Pseudopotential Studies of Structural Properties for Transition Metals
Modern applications of the density functional theory within the “local density approximation” have demonstrated that the theory provides a powerful approach for studying the structural properties of solids. This method is generally regarded as a nonempirical theory, since once the density functional method is adopted, the only remaining input required for the calculation of ground state structural properties is the atomic number of the elements in the structures to be studied. In most applications to date, the formalism has proven exceedingly useful for ground state structural properties (i.e. predictions of equilibrium crystal structures, lattice constants and compressibilities). The prediction of absolute cohesive energies remains somewhat problematic, limited by the accuracy of the local density functional for calculating the absolute internal energy of the interacting many electron system. In this paper I will review some recent progress in extending the “first principles pseudopotential” approach to complex structures involving elements from the 3d transition series. For several reasons mentioned below, these systems have been resistant to well controlled studies on complex structures using available computational techniques. Here, I will briefly present a computational scheme which allows for accurate work on these systems, and will illustrate it with a brief review of results we have obtained on structural studies in Cu and NiAl.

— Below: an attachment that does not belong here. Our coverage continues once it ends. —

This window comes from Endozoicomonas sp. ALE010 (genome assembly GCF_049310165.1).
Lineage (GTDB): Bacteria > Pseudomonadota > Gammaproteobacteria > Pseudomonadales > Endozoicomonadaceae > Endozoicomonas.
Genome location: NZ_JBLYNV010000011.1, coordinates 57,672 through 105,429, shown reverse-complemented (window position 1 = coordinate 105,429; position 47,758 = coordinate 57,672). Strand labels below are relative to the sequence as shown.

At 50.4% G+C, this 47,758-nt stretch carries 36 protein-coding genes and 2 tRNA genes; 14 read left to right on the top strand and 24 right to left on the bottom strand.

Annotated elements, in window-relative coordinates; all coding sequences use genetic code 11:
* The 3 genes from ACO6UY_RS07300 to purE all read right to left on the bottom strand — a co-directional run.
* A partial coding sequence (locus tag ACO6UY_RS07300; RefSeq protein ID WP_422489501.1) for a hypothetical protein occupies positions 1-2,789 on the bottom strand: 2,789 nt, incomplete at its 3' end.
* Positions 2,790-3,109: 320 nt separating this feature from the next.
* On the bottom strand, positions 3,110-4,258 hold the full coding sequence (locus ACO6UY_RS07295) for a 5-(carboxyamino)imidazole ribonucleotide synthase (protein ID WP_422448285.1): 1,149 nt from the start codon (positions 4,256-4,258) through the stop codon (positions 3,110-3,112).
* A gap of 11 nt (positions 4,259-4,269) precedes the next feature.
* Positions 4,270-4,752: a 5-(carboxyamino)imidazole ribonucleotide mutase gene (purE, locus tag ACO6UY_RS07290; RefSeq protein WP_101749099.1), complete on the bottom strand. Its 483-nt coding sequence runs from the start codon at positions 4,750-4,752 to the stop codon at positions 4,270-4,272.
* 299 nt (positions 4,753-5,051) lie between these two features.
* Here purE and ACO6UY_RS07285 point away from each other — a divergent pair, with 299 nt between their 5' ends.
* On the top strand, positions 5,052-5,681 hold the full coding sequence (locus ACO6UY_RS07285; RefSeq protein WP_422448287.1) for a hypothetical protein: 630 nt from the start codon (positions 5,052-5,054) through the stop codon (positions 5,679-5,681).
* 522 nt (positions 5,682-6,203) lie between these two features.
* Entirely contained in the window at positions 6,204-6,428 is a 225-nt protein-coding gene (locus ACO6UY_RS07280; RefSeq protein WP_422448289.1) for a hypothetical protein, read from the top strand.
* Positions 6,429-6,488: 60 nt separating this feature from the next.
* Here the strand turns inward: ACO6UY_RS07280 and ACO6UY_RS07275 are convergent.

KeywordsPhysical Review Plane Wave Expansion Surface Relaxation Pseudopotential Approach Radial Mesh
Unable to display preview. Download preview PDF.
- 2.G. Kerker, J. Phys. C 13:L 189 (1980).Google Scholar
- 4.see e.g. V. L. Moruzzi, J. F. Janak and A. R. Williams, in: “Calculated Electronic Properties of Metals” (Pergamon Press, 1978).Google Scholar
- 12.I. A. Morrison, M. H. Kang and E. J. Mele, Physical Review B 1988).Google Scholar
- 14.S. C. Lui, M. H. Kang, E. J. Mele and E. W. Plummer, Physical Review B (submitted, 1988).Google Scholar
- 15.M. H. Kang and E. J. Mele in: “The Structure of Surfaces” (F. van der Veen, ed.; Springer Verlag, 1988).Google Scholar
- 17.J. Wendleken (unpublished).Google Scholar
- 18.M. H. Kang (Ph. D. Thesis, University of Pennsylvania, unpublished).Google Scholar
- 19.M. H. Kang, S. C. Lui, E. J. Mele and E. W. Plummer (in preparation).Google Scholar
- 20.D. Vanderbilt, in reference 15.Google Scholar